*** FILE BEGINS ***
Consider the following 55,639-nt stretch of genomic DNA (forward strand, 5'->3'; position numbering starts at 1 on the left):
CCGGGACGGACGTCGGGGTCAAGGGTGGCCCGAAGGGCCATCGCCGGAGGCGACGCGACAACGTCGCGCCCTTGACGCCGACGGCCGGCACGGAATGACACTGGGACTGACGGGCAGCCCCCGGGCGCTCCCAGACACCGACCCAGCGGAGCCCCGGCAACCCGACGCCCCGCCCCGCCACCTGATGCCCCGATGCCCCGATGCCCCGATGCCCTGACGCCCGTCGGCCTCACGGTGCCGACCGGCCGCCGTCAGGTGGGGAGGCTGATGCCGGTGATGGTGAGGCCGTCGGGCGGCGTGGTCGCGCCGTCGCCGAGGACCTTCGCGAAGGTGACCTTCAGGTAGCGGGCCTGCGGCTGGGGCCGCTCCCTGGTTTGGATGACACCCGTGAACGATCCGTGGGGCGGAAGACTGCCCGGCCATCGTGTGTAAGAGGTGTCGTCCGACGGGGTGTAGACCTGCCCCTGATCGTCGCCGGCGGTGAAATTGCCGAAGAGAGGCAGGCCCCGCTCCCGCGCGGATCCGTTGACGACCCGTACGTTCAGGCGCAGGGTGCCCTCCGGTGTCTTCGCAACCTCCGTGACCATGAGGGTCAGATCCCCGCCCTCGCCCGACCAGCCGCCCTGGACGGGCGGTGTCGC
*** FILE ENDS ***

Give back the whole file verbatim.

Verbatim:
Consider the following 55,639-nt stretch of genomic DNA (forward strand, 5'->3'; position numbering starts at 1 on the left):
CCGGGACGGACGTCGGGGTCAAGGGTGGCCCGAAGGGCCATCGCCGGAGGCGACGCGACAACGTCGCGCCCTTGACGCCGACGGCCGGCACGGAATGACACTGGGACTGACGGGCAGCCCCCGGGCGCTCCCAGACACCGACCCAGCGGAGCCCCGGCAACCCGACGCCCCGCCCCGCCACCTGATGCCCCGATGCCCCGATGCCCCGATGCCCTGACGCCCGTCGGCCTCACGGTGCCGACCGGCCGCCGTCAGGTGGGGAGGCTGATGCCGGTGATGGTGAGGCCGTCGGGCGGCGTGGTCGCGCCGTCGCCGAGGACCTTCGCGAAGGTGACCTTCAGGTAGCGGGCCTGCGGCTGGGGCCGCTCCCTGGTTTGGATGACACCCGTGAACGATCCGTGGGGCGGAAGACTGCCCGGCCATCGTGTGTAAGAGGTGTCGTCCGACGGGGTGTAGACCTGCCCCTGATCGTCGCCGGCGGTGAAATTGCCGAAGAGAGGCAGGCCCCGCTCCCGCGCGGATCCGTTGACGACCCGTACGTTCAGGCGCAGGGTGCCCTCCGGTGTCTTCGCAACCTCCGTGACCATGAGGGTCAGATCCCCGCCCTCGCCCGACCAGCCGCCCTGGACGGGCGGTGTCGC